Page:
Don’t Drown Your Lawn!

May 25, 2017 | By Roundtree Landscaping

Now that your lawn has come fully out of winter dormancy, you’ll need to manage your watering schedule differently as we move through the spring and summer season. The weather will dictate whether you need to cut back, or add water. It’s been humid and a bit rainy lately, so might find yourself dealing with some fungal diseases in your lawn if you’re watering too much or too often.

How much should I water?

The best rule of thumb when it comes to watering your established lawn is to deliver the equivalent of 1-inch of rainfall per week. If that water comes in the form of rainfall, you don’t need to run your sprinklers. One deep watering per week is much better than several shorter waterings. Frequent short waterings can result in weak, shallow root systems, fungal diseases, and pest problem. Set your irrigation system to water your lawn zones once per week, for a long enough duration to deliver 1” of water. You may need to split that watering up into two start times (using your A and B program cycle) to allow each zone the time to absorb the water and reduce runoff.

Side effects of too much water.

There are a few common problems that could arise due to too much moisture on your lawn, especially when it’s humid outside.

Fungal Diseases: Warm temperatures + high humidity are the prime environmental hazards that attract fungal diseases and cause them to flourish.

Take-All Patch infecting a lawn.

  • Take-All patch is a soil-based fungal disease that’s becoming a bigger problem. Too much water coupled with compacted soil and weakened grass due to too much shade, encourages Take-All Patch disease. Look for discolored leaf blades that turn yellow then fade to brown. Left unchecked, it can kill off large areas of your lawn - even your entire lawn.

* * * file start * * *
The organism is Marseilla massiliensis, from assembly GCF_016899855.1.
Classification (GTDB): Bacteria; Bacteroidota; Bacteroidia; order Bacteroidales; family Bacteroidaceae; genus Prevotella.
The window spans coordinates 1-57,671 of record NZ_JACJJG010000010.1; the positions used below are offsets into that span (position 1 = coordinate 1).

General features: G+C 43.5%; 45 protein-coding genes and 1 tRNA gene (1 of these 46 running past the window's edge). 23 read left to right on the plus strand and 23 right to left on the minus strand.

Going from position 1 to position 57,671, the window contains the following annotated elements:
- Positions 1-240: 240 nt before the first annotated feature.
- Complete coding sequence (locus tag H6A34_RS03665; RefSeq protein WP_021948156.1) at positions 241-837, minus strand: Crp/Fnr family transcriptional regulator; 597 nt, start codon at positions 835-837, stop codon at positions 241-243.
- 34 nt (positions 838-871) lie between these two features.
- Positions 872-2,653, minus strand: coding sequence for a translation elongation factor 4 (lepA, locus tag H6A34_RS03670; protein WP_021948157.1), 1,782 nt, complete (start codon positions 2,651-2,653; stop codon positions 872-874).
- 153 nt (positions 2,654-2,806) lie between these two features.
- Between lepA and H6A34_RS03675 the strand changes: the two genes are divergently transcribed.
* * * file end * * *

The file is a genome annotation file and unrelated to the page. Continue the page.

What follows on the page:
• Brown Patch is another fungal disese that we're seeing on the rise. Compacted soil, over fertilizing and too much water are everything Brown Patch looks for in a lawn. If you notice circular patches of grass turning brown or yellow (orangeish if you have Bermudagrss), plus tan spots with dark brown edges, then you could have Brown Patch.
  • Gray leaf spot becomes a problem in lawn areas that are too shaded and wet. High humidity and extra rainfall encourage its spread. Look for small brown diamond shaped spots with purple edges on leaf blades that give the lawn a scorched and thinning appearance.

Uninvited guests.

When your lawn is weakened from poor water management, it becomes pretty inviting to destructive pests. Look out for these summer lawn culprits:

  • Chinch bugs damage lawns in irregular shaped patches in sunny, warm parts of your lawn often next to sidewalks or driveways that receive reflected heat. Grass turns yellow and will die off if untreated.
  • Bermuda Grass Scale is a tiny insect that affects lawns that are grown in poor soil, shade, thatch-filled lawns, and overwatered lawns. Look for them at the nodes and crowns of your turf. They look like tiny white oyster shells and suck fluids from grass, turning it yellow, then brown and leaving it void of nutrients.

Prevention is best.

With the right amount of water, soil aeration, timely fertilization, and overall good lawn maintenance, these fungal diseases and pests can be avoided. Pay attention to the weather - you may need to skip some waterings right now if rainfall and high-humidity persist.

If your lawn looks like it’s in decline, hasn’t fully come out of winter dormancy, or appears to be infected with a disease or pest, give our team a call for a lawn-maintenance reboot or renovation.


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